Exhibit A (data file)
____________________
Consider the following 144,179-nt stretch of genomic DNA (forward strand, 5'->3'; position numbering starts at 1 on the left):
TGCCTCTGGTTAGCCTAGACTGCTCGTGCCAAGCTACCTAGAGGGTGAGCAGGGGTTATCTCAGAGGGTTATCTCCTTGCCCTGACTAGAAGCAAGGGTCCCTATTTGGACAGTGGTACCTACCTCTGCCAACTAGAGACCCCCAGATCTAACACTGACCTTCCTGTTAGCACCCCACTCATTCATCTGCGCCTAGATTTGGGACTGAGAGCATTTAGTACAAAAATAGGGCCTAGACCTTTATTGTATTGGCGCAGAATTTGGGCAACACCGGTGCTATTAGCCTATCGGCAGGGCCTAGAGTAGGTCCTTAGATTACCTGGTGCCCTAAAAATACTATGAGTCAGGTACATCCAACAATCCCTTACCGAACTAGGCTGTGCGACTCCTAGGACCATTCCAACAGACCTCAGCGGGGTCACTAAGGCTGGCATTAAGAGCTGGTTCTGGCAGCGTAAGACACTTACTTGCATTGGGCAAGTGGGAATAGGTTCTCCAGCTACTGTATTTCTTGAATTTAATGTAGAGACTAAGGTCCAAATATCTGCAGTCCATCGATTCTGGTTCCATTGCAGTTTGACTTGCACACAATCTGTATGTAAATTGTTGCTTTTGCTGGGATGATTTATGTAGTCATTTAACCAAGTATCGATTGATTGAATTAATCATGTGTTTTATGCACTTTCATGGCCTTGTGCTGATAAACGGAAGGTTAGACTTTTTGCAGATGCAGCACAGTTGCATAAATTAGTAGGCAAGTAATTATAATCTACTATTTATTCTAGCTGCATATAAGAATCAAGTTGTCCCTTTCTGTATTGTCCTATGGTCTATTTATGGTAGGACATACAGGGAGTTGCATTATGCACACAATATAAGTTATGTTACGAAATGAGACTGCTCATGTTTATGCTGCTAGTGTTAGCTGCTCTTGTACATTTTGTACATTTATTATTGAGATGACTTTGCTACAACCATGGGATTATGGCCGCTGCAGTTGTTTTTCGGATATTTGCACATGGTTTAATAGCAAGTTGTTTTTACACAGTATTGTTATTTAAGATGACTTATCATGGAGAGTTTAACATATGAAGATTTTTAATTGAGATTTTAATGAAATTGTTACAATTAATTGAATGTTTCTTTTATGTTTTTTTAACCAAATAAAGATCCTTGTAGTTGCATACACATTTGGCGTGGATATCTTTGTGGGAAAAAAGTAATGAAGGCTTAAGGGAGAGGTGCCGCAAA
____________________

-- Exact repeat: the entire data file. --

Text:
Consider the following 144,179-nt stretch of genomic DNA (forward strand, 5'->3'; position numbering starts at 1 on the left):
TGCCTCTGGTTAGCCTAGACTGCTCGTGCCAAGCTACCTAGAGGGTGAGCAGGGGTTATCTCAGAGGGTTATCTCCTTGCCCTGACTAGAAGCAAGGGTCCCTATTTGGACAGTGGTACCTACCTCTGCCAACTAGAGACCCCCAGATCTAACACTGACCTTCCTGTTAGCACCCCACTCATTCATCTGCGCCTAGATTTGGGACTGAGAGCATTTAGTACAAAAATAGGGCCTAGACCTTTATTGTATTGGCGCAGAATTTGGGCAACACCGGTGCTATTAGCCTATCGGCAGGGCCTAGAGTAGGTCCTTAGATTACCTGGTGCCCTAAAAATACTATGAGTCAGGTACATCCAACAATCCCTTACCGAACTAGGCTGTGCGACTCCTAGGACCATTCCAACAGACCTCAGCGGGGTCACTAAGGCTGGCATTAAGAGCTGGTTCTGGCAGCGTAAGACACTTACTTGCATTGGGCAAGTGGGAATAGGTTCTCCAGCTACTGTATTTCTTGAATTTAATGTAGAGACTAAGGTCCAAATATCTGCAGTCCATCGATTCTGGTTCCATTGCAGTTTGACTTGCACACAATCTGTATGTAAATTGTTGCTTTTGCTGGGATGATTTATGTAGTCATTTAACCAAGTATCGATTGATTGAATTAATCATGTGTTTTATGCACTTTCATGGCCTTGTGCTGATAAACGGAAGGTTAGACTTTTTGCAGATGCAGCACAGTTGCATAAATTAGTAGGCAAGTAATTATAATCTACTATTTATTCTAGCTGCATATAAGAATCAAGTTGTCCCTTTCTGTATTGTCCTATGGTCTATTTATGGTAGGACATACAGGGAGTTGCATTATGCACACAATATAAGTTATGTTACGAAATGAGACTGCTCATGTTTATGCTGCTAGTGTTAGCTGCTCTTGTACATTTTGTACATTTATTATTGAGATGACTTTGCTACAACCATGGGATTATGGCCGCTGCAGTTGTTTTTCGGATATTTGCACATGGTTTAATAGCAAGTTGTTTTTACACAGTATTGTTATTTAAGATGACTTATCATGGAGAGTTTAACATATGAAGATTTTTAATTGAGATTTTAATGAAATTGTTACAATTAATTGAATGTTTCTTTTATGTTTTTTTAACCAAATAAAGATCCTTGTAGTTGCATACACATTTGGCGTGGATATCTTTGTGGGAAAAAAGTAATGAAGGCTTAAGGGAGAGGTGCCGCAAA